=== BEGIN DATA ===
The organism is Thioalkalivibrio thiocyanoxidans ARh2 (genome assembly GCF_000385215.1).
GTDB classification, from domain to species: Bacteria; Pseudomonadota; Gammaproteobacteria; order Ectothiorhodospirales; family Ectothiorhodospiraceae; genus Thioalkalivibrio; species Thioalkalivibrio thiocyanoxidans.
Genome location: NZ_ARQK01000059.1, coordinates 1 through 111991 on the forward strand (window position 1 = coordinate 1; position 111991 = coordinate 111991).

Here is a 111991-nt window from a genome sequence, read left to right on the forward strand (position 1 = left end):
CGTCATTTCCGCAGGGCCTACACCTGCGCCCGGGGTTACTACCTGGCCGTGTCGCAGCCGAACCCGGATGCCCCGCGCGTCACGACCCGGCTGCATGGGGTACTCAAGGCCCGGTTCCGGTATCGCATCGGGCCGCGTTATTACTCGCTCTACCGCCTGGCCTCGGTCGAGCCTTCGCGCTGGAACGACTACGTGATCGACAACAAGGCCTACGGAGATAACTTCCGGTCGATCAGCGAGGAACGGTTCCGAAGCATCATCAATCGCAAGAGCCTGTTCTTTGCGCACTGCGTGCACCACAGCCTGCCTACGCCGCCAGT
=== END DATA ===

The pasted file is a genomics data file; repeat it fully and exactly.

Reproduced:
The organism is Thioalkalivibrio thiocyanoxidans ARh2 (genome assembly GCF_000385215.1).
GTDB classification, from domain to species: Bacteria; Pseudomonadota; Gammaproteobacteria; order Ectothiorhodospirales; family Ectothiorhodospiraceae; genus Thioalkalivibrio; species Thioalkalivibrio thiocyanoxidans.
Genome location: NZ_ARQK01000059.1, coordinates 1 through 111991 on the forward strand (window position 1 = coordinate 1; position 111991 = coordinate 111991).

Here is a 111991-nt window from a genome sequence, read left to right on the forward strand (position 1 = left end):
CGTCATTTCCGCAGGGCCTACACCTGCGCCCGGGGTTACTACCTGGCCGTGTCGCAGCCGAACCCGGATGCCCCGCGCGTCACGACCCGGCTGCATGGGGTACTCAAGGCCCGGTTCCGGTATCGCATCGGGCCGCGTTATTACTCGCTCTACCGCCTGGCCTCGGTCGAGCCTTCGCGCTGGAACGACTACGTGATCGACAACAAGGCCTACGGAGATAACTTCCGGTCGATCAGCGAGGAACGGTTCCGAAGCATCATCAATCGCAAGAGCCTGTTCTTTGCGCACTGCGTGCACCACAGCCTGCCTACGCCGCCAGT